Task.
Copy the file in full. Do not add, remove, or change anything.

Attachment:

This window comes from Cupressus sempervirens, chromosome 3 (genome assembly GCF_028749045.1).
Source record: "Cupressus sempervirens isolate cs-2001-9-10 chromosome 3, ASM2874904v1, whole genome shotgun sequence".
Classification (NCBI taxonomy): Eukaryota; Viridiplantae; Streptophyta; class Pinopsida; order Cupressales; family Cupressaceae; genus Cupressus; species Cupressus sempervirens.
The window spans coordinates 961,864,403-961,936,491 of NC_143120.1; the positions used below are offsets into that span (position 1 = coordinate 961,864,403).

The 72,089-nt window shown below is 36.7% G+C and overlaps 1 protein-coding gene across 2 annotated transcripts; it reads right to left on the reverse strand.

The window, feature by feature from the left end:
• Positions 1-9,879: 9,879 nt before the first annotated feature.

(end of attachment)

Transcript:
This window comes from Cupressus sempervirens, chromosome 3 (genome assembly GCF_028749045.1).
Source record: "Cupressus sempervirens isolate cs-2001-9-10 chromosome 3, ASM2874904v1, whole genome shotgun sequence".
Classification (NCBI taxonomy): Eukaryota; Viridiplantae; Streptophyta; class Pinopsida; order Cupressales; family Cupressaceae; genus Cupressus; species Cupressus sempervirens.
The window spans coordinates 961,864,403-961,936,491 of NC_143120.1; the positions used below are offsets into that span (position 1 = coordinate 961,864,403).

The 72,089-nt window shown below is 36.7% G+C and overlaps 1 protein-coding gene across 2 annotated transcripts; it reads right to left on the reverse strand.

The window, feature by feature from the left end:
• Positions 1-9,879: 9,879 nt before the first annotated feature.